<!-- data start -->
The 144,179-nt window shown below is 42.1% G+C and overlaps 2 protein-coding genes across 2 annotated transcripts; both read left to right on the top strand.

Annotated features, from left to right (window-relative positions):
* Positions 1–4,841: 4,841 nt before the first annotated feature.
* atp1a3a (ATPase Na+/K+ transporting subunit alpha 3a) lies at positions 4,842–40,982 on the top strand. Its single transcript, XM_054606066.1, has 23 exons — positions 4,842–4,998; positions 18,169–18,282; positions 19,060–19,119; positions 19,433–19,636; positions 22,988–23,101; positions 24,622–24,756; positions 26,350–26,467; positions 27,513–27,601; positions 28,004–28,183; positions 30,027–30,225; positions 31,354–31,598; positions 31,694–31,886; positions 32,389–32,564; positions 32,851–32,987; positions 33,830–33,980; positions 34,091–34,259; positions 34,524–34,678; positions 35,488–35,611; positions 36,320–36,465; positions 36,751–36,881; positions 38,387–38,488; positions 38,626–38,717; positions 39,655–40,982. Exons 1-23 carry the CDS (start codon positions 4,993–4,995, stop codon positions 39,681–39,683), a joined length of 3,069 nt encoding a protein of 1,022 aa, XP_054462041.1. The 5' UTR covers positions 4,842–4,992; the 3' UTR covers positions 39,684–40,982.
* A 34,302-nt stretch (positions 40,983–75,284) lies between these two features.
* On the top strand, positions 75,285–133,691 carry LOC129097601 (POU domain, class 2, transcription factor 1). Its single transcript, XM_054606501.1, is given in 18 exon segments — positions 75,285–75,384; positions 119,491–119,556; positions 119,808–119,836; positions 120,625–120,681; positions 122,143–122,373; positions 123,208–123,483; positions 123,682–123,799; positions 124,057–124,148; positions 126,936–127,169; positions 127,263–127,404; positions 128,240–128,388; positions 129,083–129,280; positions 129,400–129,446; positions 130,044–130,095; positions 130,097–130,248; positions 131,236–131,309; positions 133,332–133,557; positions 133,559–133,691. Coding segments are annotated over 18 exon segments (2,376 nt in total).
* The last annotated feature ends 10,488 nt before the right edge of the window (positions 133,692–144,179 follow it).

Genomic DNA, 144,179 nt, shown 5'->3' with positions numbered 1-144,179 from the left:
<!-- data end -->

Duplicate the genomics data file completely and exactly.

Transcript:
The 144,179-nt window shown below is 42.1% G+C and overlaps 2 protein-coding genes across 2 annotated transcripts; both read left to right on the top strand.

Annotated features, from left to right (window-relative positions):
* Positions 1–4,841: 4,841 nt before the first annotated feature.
* atp1a3a (ATPase Na+/K+ transporting subunit alpha 3a) lies at positions 4,842–40,982 on the top strand. Its single transcript, XM_054606066.1, has 23 exons — positions 4,842–4,998; positions 18,169–18,282; positions 19,060–19,119; positions 19,433–19,636; positions 22,988–23,101; positions 24,622–24,756; positions 26,350–26,467; positions 27,513–27,601; positions 28,004–28,183; positions 30,027–30,225; positions 31,354–31,598; positions 31,694–31,886; positions 32,389–32,564; positions 32,851–32,987; positions 33,830–33,980; positions 34,091–34,259; positions 34,524–34,678; positions 35,488–35,611; positions 36,320–36,465; positions 36,751–36,881; positions 38,387–38,488; positions 38,626–38,717; positions 39,655–40,982. Exons 1-23 carry the CDS (start codon positions 4,993–4,995, stop codon positions 39,681–39,683), a joined length of 3,069 nt encoding a protein of 1,022 aa, XP_054462041.1. The 5' UTR covers positions 4,842–4,992; the 3' UTR covers positions 39,684–40,982.
* A 34,302-nt stretch (positions 40,983–75,284) lies between these two features.
* On the top strand, positions 75,285–133,691 carry LOC129097601 (POU domain, class 2, transcription factor 1). Its single transcript, XM_054606501.1, is given in 18 exon segments — positions 75,285–75,384; positions 119,491–119,556; positions 119,808–119,836; positions 120,625–120,681; positions 122,143–122,373; positions 123,208–123,483; positions 123,682–123,799; positions 124,057–124,148; positions 126,936–127,169; positions 127,263–127,404; positions 128,240–128,388; positions 129,083–129,280; positions 129,400–129,446; positions 130,044–130,095; positions 130,097–130,248; positions 131,236–131,309; positions 133,332–133,557; positions 133,559–133,691. Coding segments are annotated over 18 exon segments (2,376 nt in total).
* The last annotated feature ends 10,488 nt before the right edge of the window (positions 133,692–144,179 follow it).

Genomic DNA, 144,179 nt, shown 5'->3' with positions numbered 1-144,179 from the left: